I read almost exclusively children's and young adult novels, but that doesn't mean I don't enjoy 'adult' books sometimes... they just have to be the right ones. :D One of my good friends, Katrina (hi!), has a book club that I would attend if I weren't teaching piano lessons, but occasionally she'll lend me books they've read and I always like them. Here's a recent batch she's let me borrow:
Alexander McCall Smith meets Jane Austen in this delightfully charming Indian novel about finding love.
What does an Indian man with a wealth of common sense do when his retirement becomes too monotonous for him to stand? Open a marriage bureau of course!
With a steady stream of clients to keep him busy, Mr. Ali sees his new business flourish as the indomitable Mrs. Ali and his careful assistant, Aruna, look on with vigilant eyes. There's the man who wants a tall son-in-law because his daughter is short; the divorced woman who ends up back with her ex-husband; a salesman who can't seem to sell himself; and a wealthy, young doctor for whom no match is ever perfect. But although his clients go away happy, little does Mr. Ali know that his esteemed Aruna hides a tragedy in her past-a misfortune that the bureau, as luck would have it, serendipitously undoes.
Bursting with the color and allure of India, and with a cast of endearing characters, The Marriage Bureau for Rich People has shades of Jane Austen and Alexander McCall Smith but with a resonance and originality entirely its own. Farahad's effortless style reveals a country still grappling with the politics of caste, religion, and civil unrest, all the while delivering a shamefully delightful read.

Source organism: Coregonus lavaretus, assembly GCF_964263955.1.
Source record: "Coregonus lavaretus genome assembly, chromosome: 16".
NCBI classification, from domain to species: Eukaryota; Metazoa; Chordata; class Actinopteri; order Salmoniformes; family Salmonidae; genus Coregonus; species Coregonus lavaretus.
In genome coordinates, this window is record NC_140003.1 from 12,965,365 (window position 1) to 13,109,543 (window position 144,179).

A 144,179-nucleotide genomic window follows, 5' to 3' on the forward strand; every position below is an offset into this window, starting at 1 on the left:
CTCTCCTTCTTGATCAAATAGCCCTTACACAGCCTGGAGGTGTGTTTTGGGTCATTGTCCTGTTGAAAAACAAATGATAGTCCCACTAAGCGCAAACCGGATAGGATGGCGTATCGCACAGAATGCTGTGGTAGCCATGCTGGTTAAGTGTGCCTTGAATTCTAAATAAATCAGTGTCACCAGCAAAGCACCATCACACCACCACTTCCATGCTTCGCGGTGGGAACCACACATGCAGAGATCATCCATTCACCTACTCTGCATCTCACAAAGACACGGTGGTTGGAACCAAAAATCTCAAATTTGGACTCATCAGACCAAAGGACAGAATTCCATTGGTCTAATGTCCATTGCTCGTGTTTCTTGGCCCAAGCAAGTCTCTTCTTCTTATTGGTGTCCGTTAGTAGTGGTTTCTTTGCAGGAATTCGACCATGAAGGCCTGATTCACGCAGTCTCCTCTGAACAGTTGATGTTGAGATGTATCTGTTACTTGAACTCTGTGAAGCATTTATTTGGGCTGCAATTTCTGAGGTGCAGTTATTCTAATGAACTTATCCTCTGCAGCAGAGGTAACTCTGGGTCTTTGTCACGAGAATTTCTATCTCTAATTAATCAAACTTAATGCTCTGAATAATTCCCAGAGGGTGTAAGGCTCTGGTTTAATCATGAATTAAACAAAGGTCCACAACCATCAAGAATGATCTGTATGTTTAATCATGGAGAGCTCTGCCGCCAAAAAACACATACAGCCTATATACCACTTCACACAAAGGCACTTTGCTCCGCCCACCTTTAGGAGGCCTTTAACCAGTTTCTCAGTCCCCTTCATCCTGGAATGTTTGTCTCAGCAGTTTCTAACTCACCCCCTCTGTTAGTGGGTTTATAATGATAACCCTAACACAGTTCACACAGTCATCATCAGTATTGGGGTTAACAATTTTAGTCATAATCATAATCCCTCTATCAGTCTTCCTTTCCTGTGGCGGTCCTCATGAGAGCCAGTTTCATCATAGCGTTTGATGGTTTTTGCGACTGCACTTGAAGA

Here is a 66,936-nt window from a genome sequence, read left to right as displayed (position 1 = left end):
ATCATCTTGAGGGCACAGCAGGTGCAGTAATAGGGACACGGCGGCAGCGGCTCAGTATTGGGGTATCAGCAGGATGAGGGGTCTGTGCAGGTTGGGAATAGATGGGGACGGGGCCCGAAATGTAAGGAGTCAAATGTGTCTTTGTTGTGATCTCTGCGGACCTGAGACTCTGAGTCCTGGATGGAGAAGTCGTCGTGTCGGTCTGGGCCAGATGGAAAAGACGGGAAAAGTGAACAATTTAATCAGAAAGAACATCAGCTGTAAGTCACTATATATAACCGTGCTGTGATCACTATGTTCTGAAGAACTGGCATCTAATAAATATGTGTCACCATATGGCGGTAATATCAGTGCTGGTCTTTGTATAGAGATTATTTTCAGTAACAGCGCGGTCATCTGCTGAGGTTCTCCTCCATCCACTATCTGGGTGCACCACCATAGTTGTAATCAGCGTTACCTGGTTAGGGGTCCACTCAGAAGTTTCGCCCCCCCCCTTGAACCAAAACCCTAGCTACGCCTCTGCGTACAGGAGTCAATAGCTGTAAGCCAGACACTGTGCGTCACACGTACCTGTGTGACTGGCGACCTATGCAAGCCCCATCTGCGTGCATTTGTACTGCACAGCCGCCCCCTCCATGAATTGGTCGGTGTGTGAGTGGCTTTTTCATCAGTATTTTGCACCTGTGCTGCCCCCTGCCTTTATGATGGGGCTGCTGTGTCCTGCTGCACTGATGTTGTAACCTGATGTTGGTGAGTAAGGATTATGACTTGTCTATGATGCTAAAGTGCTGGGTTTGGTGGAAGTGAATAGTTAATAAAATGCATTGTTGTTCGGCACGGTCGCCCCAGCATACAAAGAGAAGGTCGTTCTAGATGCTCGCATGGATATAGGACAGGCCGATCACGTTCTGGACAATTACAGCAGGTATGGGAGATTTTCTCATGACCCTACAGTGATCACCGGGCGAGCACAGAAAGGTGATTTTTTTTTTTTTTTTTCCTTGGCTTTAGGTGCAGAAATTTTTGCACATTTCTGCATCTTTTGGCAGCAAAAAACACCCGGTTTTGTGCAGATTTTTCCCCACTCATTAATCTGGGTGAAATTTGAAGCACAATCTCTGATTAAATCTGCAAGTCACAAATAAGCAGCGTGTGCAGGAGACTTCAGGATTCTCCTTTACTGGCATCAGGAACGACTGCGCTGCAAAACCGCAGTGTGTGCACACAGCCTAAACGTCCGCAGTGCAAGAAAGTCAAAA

My rating: ****
First of all, this novel made me seriously crave Indian food. I regretted several times while I was reading that I no longer live in Provo, Utah where my favorite Indian restaurant, The Bombei House, is - also where I went on my first date with my husband :D. This book is charming and transported me right to India. It's so atmospheric.What a fascinating culture! Issues of race, religion, and caste are still a big deal there and the whole arranged marriage thing is so foreign to me that it was engrossing to read about. This book is funny and sweetly romantic at times. There are some fabulous characters. Highly recommended!
Written with a delightfully dry sense of humour and the wisdom of a born storyteller, Major Pettigrew's Last Stand explores the risks one takes when pursuing happiness in the face of family obligation and tradition.
When retired Major Pettigrew strikes up an unlikely friendship with Mrs. Ali, the Pakistani village shopkeeper, he is drawn out of his regimented world and forced to confront the realities of life in the twenty-first century. Brought together by a shared love of literature and the loss of their respective spouses, the Major and Mrs. Ali soon find their friendship on the cusp of blossoming into something more. But although the Major was actually born in Lahore, and Mrs. Ali was born in Cambridge, village society insists on embracing him as the quintessential local and her as a permanent foreigner. The Major has always taken special pride in the village, but will he be forced to choose between the place he calls home and a future with Mrs. Ali?
My rating: ****